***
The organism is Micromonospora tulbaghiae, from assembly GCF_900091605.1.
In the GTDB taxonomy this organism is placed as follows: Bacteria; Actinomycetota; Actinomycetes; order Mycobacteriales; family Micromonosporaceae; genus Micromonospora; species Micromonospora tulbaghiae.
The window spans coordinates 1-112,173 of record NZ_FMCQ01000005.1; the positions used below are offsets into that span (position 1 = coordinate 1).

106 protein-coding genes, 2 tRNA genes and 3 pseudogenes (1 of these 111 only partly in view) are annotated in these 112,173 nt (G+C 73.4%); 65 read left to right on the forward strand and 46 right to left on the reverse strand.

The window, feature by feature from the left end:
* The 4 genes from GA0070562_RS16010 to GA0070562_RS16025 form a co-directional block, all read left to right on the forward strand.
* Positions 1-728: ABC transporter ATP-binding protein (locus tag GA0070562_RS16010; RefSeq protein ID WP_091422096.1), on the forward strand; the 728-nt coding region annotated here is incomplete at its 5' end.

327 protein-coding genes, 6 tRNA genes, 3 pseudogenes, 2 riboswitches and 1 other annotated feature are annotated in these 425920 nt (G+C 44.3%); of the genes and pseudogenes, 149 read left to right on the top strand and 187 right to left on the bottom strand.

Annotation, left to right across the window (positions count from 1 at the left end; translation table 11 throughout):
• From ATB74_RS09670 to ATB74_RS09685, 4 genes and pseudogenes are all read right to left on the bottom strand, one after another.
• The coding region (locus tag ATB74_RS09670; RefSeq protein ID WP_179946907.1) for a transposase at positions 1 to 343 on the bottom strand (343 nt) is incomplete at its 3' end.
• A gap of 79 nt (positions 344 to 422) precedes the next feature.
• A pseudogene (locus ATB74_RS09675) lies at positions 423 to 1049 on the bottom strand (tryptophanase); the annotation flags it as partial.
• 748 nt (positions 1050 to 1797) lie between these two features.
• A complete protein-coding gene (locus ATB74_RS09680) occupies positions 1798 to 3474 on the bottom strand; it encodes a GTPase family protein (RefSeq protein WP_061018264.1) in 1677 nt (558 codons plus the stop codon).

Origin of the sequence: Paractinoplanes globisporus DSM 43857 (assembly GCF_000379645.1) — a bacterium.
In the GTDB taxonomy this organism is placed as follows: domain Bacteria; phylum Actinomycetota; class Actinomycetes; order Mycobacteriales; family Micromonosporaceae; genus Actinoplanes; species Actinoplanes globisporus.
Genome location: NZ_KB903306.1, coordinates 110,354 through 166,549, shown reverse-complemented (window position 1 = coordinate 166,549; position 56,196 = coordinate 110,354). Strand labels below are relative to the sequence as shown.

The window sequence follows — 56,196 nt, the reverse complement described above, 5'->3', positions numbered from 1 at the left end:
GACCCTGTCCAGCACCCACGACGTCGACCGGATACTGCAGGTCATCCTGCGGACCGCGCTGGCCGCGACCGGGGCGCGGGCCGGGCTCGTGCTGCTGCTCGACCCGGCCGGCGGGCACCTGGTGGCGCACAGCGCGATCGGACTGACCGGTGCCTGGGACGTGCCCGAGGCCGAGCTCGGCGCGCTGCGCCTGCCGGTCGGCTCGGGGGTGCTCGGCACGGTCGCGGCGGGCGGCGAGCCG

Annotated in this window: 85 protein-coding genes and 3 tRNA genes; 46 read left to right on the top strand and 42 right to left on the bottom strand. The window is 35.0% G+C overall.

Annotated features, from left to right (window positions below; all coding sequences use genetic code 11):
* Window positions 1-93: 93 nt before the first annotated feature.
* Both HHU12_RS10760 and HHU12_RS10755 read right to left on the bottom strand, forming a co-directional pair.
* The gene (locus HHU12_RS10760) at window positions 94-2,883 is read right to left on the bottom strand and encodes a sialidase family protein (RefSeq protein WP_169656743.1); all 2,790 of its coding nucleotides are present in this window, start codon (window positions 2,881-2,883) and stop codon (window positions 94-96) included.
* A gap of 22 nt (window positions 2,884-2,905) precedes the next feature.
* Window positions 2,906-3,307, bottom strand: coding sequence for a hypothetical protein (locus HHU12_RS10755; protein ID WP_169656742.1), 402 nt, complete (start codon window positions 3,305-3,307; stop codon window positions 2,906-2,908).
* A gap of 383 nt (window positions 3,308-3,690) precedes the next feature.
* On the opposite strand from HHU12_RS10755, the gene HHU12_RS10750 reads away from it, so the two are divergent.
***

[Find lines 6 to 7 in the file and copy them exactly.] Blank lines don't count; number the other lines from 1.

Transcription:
* The 4 genes from GA0070562_RS16010 to GA0070562_RS16025 form a co-directional block, all read left to right on the forward strand.
* Positions 1-728: ABC transporter ATP-binding protein (locus tag GA0070562_RS16010; RefSeq protein ID WP_091422096.1), on the forward strand; the 728-nt coding region annotated here is incomplete at its 5' end.